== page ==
Over the past few years, the Chicago music scene has seen a wave of young hip-hop artists transcend from local stardom to the national stage. One of the brightest up-and-coming artists is 21-year-old Vic Mensa, who played a sold-out homecoming show at the Metro (3730 N. Clark St.) on Friday, Nov. 28.
Mensa’s soul and acid jazz-influenced sound, similar to that of Chance the Rapper and Mick Jenkins, has created a lot of buzz in Chicago. Another genre that has taken hip-hop by storm is the drill wave. Drill music, created by South Side rappers such as Lil Herb, SD and Fredo Santana, rap gangster-inspired lyrics over trap and electronic style beats.
While the two styles of hip-hop differ from each other, they both have produced some of the biggest rising artists in hip-hop.
Mensa’s headlining performance was one of the most hyped shows scheduled in Chicago this fall. The South Side native was originally the lead singer of the jazz and blues group Kids These Days, which formed when the members attended Whitney Young High School in 2009.
The group broke up in 2013 and Mensa embarked on his solo career as a rapper. His debut mixtape Innanetape landed him a spot on the 2014 freshmen list from hip-hop magazine XXL. Fellow Chicago rappers Chance the Rapper, Lil Bibby and Lil Durk joined Mensa on the list of some of the best newcomers in the genre.
Mensa’s diverse musical background has made him into the well-rounded artist he is today.
His style is hard to categorize because he constantly crosses genres. He combines singing and rapping over soul, jazz, blues and house beats.
In his song “Orange Soda,” Mensa shows one of his many talents by confidently rapping over a soothing blues beat. He shows another side of his musical ability when he harmonically sings over deep-house, electronic beats, such as with the Disclosure-sounding instrumental on “Down On My Luck.”
Fans packed both floors of the Metro in anticipation for the concert. Mensa and the crowd energetically vibed off each other throughout the show. His performance was both spirited and passionate as he danced onstage.
The crowd bounced along to the upbeat sound of “YNSP,” a song that samples “Bout It Bout It” from Gary, Indiana’s favorite gangster rapper Freddie Gibbs. During the song Mensa jumped on top of the railing in front of the crowd to rap his verse, the crowd cheered with approval and sang along to the chorus “Young net save peso.”
Mensa also performed a lot of unreleased songs from his upcoming album Street Lights, which he said is almost complete. “Scottie” is a trap sounding track in which Mensa raps about things like dealing weed in high school and Chicago Bulls basketball legend Scottie Pippen. The crowd quickly caught on to the catchy hook, singing “I’m goin’ Scottie” along with Mensa. A screen behind the stage played highlights of Pippen’s basketball-playing days throughout the song.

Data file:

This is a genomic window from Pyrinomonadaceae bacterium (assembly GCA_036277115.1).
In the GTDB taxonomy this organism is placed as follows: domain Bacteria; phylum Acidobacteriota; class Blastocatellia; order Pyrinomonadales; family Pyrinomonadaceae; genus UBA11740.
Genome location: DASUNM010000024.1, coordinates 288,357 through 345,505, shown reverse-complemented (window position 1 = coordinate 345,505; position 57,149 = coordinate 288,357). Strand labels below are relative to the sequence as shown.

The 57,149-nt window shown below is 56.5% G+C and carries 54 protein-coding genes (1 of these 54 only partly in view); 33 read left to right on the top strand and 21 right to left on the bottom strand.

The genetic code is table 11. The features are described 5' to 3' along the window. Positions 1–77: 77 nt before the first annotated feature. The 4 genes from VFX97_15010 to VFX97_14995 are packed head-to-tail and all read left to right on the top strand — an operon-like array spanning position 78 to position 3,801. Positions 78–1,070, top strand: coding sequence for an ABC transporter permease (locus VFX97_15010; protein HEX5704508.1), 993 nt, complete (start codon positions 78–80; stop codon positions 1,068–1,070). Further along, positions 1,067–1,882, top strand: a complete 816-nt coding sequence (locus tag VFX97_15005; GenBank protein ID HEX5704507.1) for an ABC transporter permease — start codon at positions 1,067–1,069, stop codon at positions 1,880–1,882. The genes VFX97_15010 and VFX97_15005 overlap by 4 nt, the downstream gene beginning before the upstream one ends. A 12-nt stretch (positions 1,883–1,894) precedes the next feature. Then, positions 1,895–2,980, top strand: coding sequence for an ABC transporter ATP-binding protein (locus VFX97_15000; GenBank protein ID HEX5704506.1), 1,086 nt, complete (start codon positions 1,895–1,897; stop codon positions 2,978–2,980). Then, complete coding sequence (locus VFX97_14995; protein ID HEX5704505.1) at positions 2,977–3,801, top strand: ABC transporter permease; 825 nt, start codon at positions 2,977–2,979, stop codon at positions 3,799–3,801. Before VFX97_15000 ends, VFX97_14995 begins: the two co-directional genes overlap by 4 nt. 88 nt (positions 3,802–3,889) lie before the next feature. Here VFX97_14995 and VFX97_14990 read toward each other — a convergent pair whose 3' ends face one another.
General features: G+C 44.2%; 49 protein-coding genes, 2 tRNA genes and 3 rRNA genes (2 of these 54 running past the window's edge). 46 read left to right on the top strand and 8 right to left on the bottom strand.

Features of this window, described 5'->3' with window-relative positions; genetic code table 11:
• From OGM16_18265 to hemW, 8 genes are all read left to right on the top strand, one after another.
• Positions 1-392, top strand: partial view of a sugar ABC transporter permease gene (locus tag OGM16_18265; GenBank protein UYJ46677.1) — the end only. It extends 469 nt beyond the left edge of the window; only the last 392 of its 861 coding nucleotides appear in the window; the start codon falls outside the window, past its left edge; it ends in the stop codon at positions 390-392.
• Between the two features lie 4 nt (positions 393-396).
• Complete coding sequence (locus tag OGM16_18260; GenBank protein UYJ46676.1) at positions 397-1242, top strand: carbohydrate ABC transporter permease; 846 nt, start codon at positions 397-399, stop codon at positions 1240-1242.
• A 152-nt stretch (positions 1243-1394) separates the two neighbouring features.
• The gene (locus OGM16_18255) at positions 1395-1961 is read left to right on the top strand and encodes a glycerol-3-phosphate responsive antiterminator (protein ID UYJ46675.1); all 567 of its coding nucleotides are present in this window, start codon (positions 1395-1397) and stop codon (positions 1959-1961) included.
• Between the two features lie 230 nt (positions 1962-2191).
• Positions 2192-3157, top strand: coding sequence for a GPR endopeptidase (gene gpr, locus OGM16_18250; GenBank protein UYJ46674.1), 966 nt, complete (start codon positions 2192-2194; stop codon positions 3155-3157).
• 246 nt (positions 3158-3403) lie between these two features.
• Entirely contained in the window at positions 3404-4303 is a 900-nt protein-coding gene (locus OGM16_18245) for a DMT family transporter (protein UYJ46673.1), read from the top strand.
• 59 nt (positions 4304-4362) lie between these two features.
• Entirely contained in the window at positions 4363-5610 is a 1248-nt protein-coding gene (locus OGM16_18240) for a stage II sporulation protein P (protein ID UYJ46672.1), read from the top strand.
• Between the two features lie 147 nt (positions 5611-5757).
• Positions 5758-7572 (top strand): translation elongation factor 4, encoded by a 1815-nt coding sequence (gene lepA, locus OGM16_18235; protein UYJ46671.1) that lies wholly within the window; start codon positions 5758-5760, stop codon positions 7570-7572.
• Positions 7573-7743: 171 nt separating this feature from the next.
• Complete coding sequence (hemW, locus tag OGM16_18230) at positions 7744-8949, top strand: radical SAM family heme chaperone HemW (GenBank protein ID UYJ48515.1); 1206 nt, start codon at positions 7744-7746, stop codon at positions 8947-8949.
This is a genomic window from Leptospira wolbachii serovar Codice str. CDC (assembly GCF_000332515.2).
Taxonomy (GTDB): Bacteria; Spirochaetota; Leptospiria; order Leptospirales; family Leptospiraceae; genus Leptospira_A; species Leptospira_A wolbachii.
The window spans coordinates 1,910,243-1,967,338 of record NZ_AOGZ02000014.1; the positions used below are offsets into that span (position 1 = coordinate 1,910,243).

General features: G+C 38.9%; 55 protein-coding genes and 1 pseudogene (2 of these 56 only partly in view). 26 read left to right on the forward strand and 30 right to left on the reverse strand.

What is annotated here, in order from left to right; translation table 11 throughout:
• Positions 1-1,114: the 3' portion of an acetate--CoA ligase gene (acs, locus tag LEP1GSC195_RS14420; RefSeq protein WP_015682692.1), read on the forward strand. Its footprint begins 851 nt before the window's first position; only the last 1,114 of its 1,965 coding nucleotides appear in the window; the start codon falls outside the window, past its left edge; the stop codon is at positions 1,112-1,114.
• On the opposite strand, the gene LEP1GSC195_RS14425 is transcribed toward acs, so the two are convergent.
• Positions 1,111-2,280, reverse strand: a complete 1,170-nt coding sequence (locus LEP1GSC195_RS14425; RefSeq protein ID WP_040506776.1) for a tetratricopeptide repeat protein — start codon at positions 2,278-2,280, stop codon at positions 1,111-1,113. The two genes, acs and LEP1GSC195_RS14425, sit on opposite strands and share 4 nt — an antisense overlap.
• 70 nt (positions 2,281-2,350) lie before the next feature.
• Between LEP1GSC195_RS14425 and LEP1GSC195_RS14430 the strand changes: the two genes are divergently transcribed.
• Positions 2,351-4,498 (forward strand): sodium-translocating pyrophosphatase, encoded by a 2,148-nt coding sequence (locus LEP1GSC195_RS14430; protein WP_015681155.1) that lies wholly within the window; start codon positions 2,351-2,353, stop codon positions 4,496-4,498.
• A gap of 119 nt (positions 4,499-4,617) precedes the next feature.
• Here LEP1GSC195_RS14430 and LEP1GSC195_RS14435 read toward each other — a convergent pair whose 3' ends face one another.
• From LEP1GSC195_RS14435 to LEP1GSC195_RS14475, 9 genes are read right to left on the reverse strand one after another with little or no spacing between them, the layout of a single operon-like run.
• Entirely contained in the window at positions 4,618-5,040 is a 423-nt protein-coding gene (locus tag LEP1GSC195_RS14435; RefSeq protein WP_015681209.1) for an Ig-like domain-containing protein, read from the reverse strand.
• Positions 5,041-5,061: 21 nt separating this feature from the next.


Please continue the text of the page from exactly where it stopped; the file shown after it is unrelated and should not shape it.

Mensa projected video on to a screen behind the stage to add a visual element to many of his songs. During “Hollywood LA” the screen showed images of palm trees and famous landmarks in Los Angeles. A cool, distorted, trippy video of driving around Chicago’s South Side played during “Wimme Nah.” The visuals enhanced Mensa’s well rounded performance.
The lights then dimmed and Mensa surprised the crowd by bringing out his close friend Chance the Rapper to perform their soothing electronic song “Suitcase,” which Mensa released earlier this year on Soundclou d. It would have been cool for Mensa and Chance to perform some of their better songs such as “Tweakin’” from Innanetape or “Coco Butter Kisses” off of Chance’s critically acclaimed Acid Rap, but it was Mensa’s show and his time for the spotlight. It was still a nice treat to see the duo perform.
Mensa closed with an unexpected electronic cover of rock band The White Stripes’ song “Seven Nation Army.” While it’s impossible to emulate or outdo the style of White Stripes frontman Jack White, Mensa put an energetic spin on the popular song. He aggressively bounced around stage, which queued the crowd to jump too.
After briefly leaving the stage, the audience persuaded Mensa to come back out for an encore. Mensa brought out about 50 of his friends to perform his popular single “Feel That.”
The crowd intently watched Mensa rap the lyrics, “B*tch I think I’m McNabb with the Eagles, I’m the quarterback, run it back,” which referenced to fellow Chicago South Side native and former Philadelphia Eagles quarterback Donovan McNabb. The high-energy show peaked as Mensa and his boys jumped around stage throughout the song.
The highly-anticipated homecoming show did not disappoint. Mensa seemed happy to perform with his friends in front of a hometown audience and the crowd enjoyed the show. Mensa was also pleased with the crowd’s energy, thanking them for their involvement throughout the evening appearance. At one point, Mensa told the crowd “We put Chicago back on the map.” His lively performance confirmed the statement.